The beings themselves need to be in control. Like Whitley gets the sense that they are kind of afraid of us just because we are, we seem to be, you know, we’re such free spirits and they are kind of like a hive mind. They like many of them walk in a lockstep and unison and they appear to, you know, follow orders and they appear to, just, do what’s required of them.

So. And at, at the end, the last experience that he has in the book, it’s one night he’s sitting up reading he’s fully conscious for this. And all of a sudden, appears three of the blue beings, like. Probably about five feet away from him on his side of the bed. And they all, they’re all like smiling.

And then all of a sudden he sees one right next to him. It’s a, it’s a, one of the gray beings with the black eyes and the black mouth. But the weird thing about it is that it’s wearing a cardboard cutout suit that it’s made to look like a, a double breasted suit, but it’s made of cardboard. And he’s wearing it.

He’s got a fedora on and they’re all just smiling on Adam and, this to him, he ma he takes it to mean that, this is confirmation of his experiences that he’s fully conscious. There are real, and you know, it’s been happening. So. That’s how it ends for him. And, and realistically it’s only about 170 pages in the book, the hundred and 30 that are left after that, he’s just trying to make as much sense of it at all.

But, and then it just sends them down a path of where he wrote like five sequels to this. I mean, from, 88 to, 2012. So. And he’s still out there. Right. And then books, nice. He’s like 73 years old now. Still doing it. He hosts the podcast.

Dan LeFebvre: [00:34:30] Yeah. Well, all right. So let’s kind of start to make some of the, some sense of this ourselves.

we’ve talked about the timeline of the movie itself. And so we can kind of move on to just kind of some of the overall stuff. One of the first things as I was watching this, I was thinking, have you ever, you’ve seen the Revenant. Yep. So that was the first episode that did on this podcast actually.

And one of the things, even as I was researching that it’s in that movie, you know, it’s Hugh glass and he just survived just extraordinary things, but he does it alone. Like there’s only, he’s the only witness there. And so you kind of have to take his word for it or just don’t believe any of it. There’s really no in between.

Cause there’s absolutely no way that we can verify. Anything that he did completely on his own. And so in my mind, even though there’s others that are there, a lot of the things, at least in the movie, only happen to Whitley. And so it, it’s almost a similar thing where, You either have to believe him or you don’t, and there’s just not a lot of middle ground there.

So I’m curious to hear what your thoughts are based on. We’ve talked a little bit about some of the other cases and things like that, that you’ve studied. Do you think any of this really could be true that he experienced this. There are

Rob Kristoffersen: [00:35:51] so many cases out there of people having these kinds of interactions in the book, he has a section called the hidden choir where, there are like support groups that meet to talk about their experiences and to deal with them.

So. Whitley kind of just touched it off. But people had been having these experiences for years. The first, widely publicized, abduction account, came from Betty and Barney Hill in the sixties who, when they were returning home from a trip to Niagara falls, they, encountered this. UFO on the road.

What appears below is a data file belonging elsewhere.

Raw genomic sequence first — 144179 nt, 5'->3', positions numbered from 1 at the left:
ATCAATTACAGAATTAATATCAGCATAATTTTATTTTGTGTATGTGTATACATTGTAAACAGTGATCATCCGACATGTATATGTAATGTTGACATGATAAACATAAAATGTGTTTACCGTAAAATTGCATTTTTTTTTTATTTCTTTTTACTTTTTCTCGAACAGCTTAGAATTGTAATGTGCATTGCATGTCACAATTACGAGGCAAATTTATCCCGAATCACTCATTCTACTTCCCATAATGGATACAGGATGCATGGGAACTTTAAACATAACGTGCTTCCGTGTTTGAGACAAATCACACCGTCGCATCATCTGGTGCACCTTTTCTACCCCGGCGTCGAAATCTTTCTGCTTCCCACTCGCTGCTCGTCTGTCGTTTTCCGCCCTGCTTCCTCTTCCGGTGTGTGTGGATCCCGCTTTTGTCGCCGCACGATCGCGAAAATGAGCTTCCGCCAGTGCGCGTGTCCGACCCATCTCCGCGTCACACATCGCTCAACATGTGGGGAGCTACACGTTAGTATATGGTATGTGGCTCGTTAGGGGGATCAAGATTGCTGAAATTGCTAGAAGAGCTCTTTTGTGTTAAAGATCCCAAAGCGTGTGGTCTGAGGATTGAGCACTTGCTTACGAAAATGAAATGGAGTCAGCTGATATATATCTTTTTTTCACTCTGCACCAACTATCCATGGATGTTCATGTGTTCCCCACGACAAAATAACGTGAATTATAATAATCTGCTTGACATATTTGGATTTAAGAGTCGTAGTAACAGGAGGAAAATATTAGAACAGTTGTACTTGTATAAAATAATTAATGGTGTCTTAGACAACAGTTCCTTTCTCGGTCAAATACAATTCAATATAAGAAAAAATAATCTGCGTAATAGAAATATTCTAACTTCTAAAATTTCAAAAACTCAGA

And it essentially took them aboard, subjected them to medical tests and brought them back. And it kind of became a, a narrative, but it took, almost 20 years for it to really, hit the mainstream in such a way that, you know, people took it even remotely seriously, even though, it’s definitely one of the, you know, most hotly debated issues, in UFO study.

So, yeah, it’s okay. Just the overwhelming amount of these type of cases. The fact that a lot of these people are suffering from things like PTSD. They are, they have dissociative disorders, because of it. And, there was a really great Harvard psychologist that dr. John Mack who studied this, and even he couldn’t, find real world answers for it.

He, he believed it had something to do with consciousness, but, he couldn’t find, like real world. Problems disguising themselves as aliens too, to describe it. So for

Dan LeFebvre: [00:37:43] me,

Rob Kristoffersen: [00:37:45] I tend to err on the side of, being open to it. I don’t exactly know what it is, but it’s definitely something that. it just so many people have experienced it to not take it seriously and to not think that something’s going on.

Dan LeFebvre: [00:38:02] Yeah. Well, that makes sense. And I’m curious, based with Whitley being an author, I wonder how much that kind of played into his being a little more popular than others. but with what it sounds like there’s a lot of, people who have these experiences. How many of them are kind of like, Whitley’s where he went beyond just seeing them.

I know there’s a lot of people who see have, but then there’s the next step of actually in Whitley’s case, you know, being abducted by them, is that something that’s kind of unique from what Lee’s story is that also something that a lot of people experience,

Rob Kristoffersen: [00:38:39] it’s not entirely something common. Cause it shows up at a certain point in, the literature and such.

So, It’s tough to really say exactly

if communion really touched it off, or if communion gave people an outlet to talk about their, their, their experiences and such, because we have abduction accounts from. from the middle to later sixties, even in the seventies, the, the abduction accounts from the seventies are really strange. I just, on my podcast, I just covered, the abduction of a young man named Lee parish.